Apart from various surface modification techniques, the molecular composition present inside polymer coatings is one of the factors affecting mechanical strength [167]. Through thermal cross-linking of polymer coating, a polyvinyl pyrrolidone (PVP) chain, stabilized with a polyethyleneglycoldiacrylate (PEGDA) cross-linked matrix onto a polymer substrate, polypropylene (PP) was developed with enhanced adhesion strength [10]. A different blend ratio of PEGDA–PVP played an important role in influencing the adhesion strength of a coating; as the proportion of PEGDA increased, the adhesion strength and flexibility of coating also increased, while coating hardness decreased until it reached maximum strength value when PEGDA was in excess. This is because the addition of PEDGA in the blend ratio will form further molecular entanglement between PEGDA and PP surfaces.
The latest study also evaluated the effect of silver content in composite film on the mechanical and structural properties of the thin films [168]. The film was deposited on a silicon substrate via physical vapor deposition–magnetron sputtering where various silver content ranged from 10 to 35%. It was found that there was a transition from an amorphous structure to a crystalline structure for silver content above 25%. The changes in structural form influence mechanical properties such as hardness and adhesion strength, which increase and decrease, respectively, when the silver content is above 25%. It was proven that the addition of any filler material, such as silver nanoparticles, could enhance mechanical strength [169].
Furthermore, the design of a surface coating may influence surface wear resistance as part of mechanical stability. A coating with a ‘sandwich’ structure, such as the coating composed of a chemically etched aluminum alloy surface with a silicon dioxide hybridized silane layer in the middle, followed by a carbide nanosheet hybridized silane layer on the top surface, could contribute towards greater wear resistance [170]. This type of coating design was able to maintain its superhydrophobic feature after 20 cycles of abrasion testing and only slightly reduced after 30 cycles of abrasion testing, thus showing greater wear resistance.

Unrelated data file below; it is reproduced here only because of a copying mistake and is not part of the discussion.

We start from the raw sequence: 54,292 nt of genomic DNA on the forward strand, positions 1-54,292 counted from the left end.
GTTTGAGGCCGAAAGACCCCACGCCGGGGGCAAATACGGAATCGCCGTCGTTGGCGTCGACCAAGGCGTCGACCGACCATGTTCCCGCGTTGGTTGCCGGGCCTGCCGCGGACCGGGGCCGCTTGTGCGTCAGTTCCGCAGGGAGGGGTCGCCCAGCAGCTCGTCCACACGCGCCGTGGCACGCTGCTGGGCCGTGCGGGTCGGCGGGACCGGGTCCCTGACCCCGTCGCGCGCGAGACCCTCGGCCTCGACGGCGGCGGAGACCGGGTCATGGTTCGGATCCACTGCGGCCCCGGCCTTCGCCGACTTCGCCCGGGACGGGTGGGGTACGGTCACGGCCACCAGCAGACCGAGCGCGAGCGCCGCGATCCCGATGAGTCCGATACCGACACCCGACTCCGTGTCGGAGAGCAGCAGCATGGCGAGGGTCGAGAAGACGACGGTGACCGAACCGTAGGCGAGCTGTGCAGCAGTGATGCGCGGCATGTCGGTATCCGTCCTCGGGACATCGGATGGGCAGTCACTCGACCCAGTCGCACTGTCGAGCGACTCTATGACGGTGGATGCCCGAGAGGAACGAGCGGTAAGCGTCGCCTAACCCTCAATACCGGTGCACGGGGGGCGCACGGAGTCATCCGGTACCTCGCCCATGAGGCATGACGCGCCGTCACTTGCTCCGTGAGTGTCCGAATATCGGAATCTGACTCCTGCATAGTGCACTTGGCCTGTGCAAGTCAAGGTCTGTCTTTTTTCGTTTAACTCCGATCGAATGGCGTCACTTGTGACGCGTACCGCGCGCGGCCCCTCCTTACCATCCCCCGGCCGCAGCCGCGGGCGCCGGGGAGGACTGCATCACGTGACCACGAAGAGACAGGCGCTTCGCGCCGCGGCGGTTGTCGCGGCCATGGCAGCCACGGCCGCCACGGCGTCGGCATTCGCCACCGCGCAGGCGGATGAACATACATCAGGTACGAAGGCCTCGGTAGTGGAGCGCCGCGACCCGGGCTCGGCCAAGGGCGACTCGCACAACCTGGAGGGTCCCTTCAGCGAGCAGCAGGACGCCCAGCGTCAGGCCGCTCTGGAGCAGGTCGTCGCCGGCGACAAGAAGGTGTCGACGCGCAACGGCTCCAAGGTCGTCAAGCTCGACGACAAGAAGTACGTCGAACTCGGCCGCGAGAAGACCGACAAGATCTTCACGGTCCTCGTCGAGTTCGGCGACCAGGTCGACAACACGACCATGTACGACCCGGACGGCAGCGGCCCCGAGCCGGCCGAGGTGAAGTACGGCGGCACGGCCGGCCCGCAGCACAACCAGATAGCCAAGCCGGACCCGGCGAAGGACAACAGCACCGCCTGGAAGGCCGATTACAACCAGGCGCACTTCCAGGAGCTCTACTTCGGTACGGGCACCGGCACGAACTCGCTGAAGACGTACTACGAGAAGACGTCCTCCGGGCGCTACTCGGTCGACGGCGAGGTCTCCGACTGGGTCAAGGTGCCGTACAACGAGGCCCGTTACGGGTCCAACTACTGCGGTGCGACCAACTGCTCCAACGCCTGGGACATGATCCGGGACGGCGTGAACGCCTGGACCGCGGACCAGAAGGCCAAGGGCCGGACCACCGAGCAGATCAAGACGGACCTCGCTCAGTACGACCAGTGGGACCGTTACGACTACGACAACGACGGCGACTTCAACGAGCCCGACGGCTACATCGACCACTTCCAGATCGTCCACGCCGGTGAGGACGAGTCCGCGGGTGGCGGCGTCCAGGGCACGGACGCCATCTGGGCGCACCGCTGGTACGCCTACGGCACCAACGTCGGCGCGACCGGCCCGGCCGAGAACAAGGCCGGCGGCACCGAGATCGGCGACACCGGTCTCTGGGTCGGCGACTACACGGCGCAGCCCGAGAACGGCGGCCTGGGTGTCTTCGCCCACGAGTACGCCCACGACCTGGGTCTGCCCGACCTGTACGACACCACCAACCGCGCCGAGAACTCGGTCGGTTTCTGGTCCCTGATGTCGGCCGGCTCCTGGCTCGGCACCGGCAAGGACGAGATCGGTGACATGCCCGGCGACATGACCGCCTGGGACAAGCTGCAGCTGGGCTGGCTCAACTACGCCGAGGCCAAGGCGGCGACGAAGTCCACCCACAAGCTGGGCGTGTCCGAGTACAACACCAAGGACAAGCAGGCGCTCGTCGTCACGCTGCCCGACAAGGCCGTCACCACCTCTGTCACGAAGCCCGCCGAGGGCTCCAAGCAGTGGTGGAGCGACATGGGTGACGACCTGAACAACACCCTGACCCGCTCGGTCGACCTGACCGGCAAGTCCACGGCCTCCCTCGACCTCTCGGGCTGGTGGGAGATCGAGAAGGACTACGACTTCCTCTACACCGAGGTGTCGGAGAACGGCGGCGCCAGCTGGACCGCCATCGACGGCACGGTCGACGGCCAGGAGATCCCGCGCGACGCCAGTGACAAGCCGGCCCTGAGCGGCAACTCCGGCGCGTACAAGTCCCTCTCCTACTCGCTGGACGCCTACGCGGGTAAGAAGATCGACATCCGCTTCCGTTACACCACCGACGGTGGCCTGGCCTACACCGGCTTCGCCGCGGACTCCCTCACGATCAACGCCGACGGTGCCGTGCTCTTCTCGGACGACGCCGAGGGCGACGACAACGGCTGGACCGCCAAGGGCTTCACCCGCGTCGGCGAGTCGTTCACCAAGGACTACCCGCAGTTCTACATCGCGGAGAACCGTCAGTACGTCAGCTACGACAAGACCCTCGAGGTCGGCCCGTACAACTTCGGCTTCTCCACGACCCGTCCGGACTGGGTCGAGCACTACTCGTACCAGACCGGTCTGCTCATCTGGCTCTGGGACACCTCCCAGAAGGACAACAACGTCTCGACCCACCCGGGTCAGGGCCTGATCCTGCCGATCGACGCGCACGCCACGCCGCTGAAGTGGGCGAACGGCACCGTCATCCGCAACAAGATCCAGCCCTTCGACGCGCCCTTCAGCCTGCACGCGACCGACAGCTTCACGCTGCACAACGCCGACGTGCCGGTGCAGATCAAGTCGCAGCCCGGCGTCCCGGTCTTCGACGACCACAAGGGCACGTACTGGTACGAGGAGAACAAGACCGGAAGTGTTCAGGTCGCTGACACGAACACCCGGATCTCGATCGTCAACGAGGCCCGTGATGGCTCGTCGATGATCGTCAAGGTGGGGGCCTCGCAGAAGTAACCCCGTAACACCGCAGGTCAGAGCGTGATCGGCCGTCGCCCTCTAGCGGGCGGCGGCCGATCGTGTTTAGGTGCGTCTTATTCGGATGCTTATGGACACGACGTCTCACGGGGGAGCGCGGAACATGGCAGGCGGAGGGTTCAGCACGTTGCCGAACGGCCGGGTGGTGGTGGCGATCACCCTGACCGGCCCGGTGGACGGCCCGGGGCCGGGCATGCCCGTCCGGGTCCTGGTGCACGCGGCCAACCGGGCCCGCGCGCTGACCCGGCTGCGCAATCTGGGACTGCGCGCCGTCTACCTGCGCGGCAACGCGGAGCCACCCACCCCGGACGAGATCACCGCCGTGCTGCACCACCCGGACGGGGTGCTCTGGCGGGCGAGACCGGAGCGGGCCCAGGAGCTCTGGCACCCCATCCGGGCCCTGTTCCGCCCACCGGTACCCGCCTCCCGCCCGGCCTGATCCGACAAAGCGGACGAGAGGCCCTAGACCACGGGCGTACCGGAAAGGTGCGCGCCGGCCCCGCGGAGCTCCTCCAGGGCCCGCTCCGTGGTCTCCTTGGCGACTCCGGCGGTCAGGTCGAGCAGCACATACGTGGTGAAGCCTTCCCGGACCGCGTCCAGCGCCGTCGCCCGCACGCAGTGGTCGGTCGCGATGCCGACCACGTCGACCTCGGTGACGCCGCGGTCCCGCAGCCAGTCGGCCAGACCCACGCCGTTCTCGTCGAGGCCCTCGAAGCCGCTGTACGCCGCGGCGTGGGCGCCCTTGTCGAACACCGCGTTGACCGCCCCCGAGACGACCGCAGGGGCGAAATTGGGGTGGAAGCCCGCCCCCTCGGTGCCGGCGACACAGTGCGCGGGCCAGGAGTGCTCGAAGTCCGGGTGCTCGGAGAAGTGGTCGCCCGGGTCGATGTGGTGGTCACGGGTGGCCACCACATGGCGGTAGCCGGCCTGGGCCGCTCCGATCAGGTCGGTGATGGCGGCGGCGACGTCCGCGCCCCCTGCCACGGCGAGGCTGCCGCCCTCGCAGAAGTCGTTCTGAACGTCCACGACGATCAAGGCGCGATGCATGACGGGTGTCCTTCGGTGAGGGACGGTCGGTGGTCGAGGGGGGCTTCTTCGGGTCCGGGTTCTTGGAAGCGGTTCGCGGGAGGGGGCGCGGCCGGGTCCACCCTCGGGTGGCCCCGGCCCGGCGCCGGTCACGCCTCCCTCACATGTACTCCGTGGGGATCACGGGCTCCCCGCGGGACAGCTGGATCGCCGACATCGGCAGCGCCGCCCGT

Interestingly, bacterial adhesion and biofilm formation are influenced by the stiffness of a surface coating material. There were few studies published on the effect of surface stiffness on bacterial adhesion. Initially, some of the studies published that the adherence of bacteria onto a surface would increase on a stiffer surface [171,172]. Kolewe’s study demonstrated an increase in bacterial binding on the thinnest PEG hydrogel with a stiffness value of 20 kPa [172]. The authors concluded that the adhered bacteria may be perceived with the stiffness of an underlying glass substrate below the polymer hydrogel. However, different research groups found a decrease in bacterial attachment along with increasing surface stiffness. A study by Song and Ren revealed that more Pseudomonas aeruginosa and Escherichia coli attachment was observed on the softer surface of cross-linked polydimethylsiloxane (PDMS) [173]. Then, a further study explained that P. aeruginosa responded to material stiffness by expressing a high level of intracellular cyclic dimeric guanosine monophosphate (c-di-GMP), a key regulator for biofilm formation [174]. The contradictory observations between Koweli’s study and Song and Ren’s study may be due to the difference in surface hydrophobicity properties, as described in a review [175].
Overall, the mechanical properties of a surface coating are important for long-term stability, durability, and robustness. These properties can be improved by several surface modification methods and be influenced by the material compositions and design of surface coatings. Furthermore, stiffness of surface can also influence the adhesion of bacteria onto the surface, which may enhance antimicrobial activity.